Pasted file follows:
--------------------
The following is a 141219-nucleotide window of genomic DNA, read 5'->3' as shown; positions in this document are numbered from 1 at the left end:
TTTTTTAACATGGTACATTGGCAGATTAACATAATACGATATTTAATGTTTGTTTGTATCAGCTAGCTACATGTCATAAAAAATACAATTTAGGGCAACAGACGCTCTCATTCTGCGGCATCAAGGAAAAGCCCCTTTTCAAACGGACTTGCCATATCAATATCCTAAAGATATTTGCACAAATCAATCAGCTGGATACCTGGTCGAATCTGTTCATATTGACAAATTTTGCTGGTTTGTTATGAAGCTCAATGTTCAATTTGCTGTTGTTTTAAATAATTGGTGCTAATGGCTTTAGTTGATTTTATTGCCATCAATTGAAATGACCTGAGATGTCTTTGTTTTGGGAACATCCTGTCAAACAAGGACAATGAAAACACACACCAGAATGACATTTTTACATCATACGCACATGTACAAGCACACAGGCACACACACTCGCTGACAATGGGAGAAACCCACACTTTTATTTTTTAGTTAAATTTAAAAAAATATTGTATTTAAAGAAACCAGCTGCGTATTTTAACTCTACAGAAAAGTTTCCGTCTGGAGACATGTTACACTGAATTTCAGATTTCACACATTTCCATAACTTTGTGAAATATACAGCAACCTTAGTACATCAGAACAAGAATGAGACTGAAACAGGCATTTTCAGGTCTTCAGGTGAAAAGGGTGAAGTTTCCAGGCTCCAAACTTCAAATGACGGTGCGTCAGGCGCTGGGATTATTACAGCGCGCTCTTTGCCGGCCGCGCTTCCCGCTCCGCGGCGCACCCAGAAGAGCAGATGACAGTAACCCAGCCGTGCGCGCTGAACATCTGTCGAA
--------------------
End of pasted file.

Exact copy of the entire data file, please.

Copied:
The following is a 141219-nucleotide window of genomic DNA, read 5'->3' as shown; positions in this document are numbered from 1 at the left end:
TTTTTTAACATGGTACATTGGCAGATTAACATAATACGATATTTAATGTTTGTTTGTATCAGCTAGCTACATGTCATAAAAAATACAATTTAGGGCAACAGACGCTCTCATTCTGCGGCATCAAGGAAAAGCCCCTTTTCAAACGGACTTGCCATATCAATATCCTAAAGATATTTGCACAAATCAATCAGCTGGATACCTGGTCGAATCTGTTCATATTGACAAATTTTGCTGGTTTGTTATGAAGCTCAATGTTCAATTTGCTGTTGTTTTAAATAATTGGTGCTAATGGCTTTAGTTGATTTTATTGCCATCAATTGAAATGACCTGAGATGTCTTTGTTTTGGGAACATCCTGTCAAACAAGGACAATGAAAACACACACCAGAATGACATTTTTACATCATACGCACATGTACAAGCACACAGGCACACACACTCGCTGACAATGGGAGAAACCCACACTTTTATTTTTTAGTTAAATTTAAAAAAATATTGTATTTAAAGAAACCAGCTGCGTATTTTAACTCTACAGAAAAGTTTCCGTCTGGAGACATGTTACACTGAATTTCAGATTTCACACATTTCCATAACTTTGTGAAATATACAGCAACCTTAGTACATCAGAACAAGAATGAGACTGAAACAGGCATTTTCAGGTCTTCAGGTGAAAAGGGTGAAGTTTCCAGGCTCCAAACTTCAAATGACGGTGCGTCAGGCGCTGGGATTATTACAGCGCGCTCTTTGCCGGCCGCGCTTCCCGCTCCGCGGCGCACCCAGAAGAGCAGATGACAGTAACCCAGCCGTGCGCGCTGAACATCTGTCGAA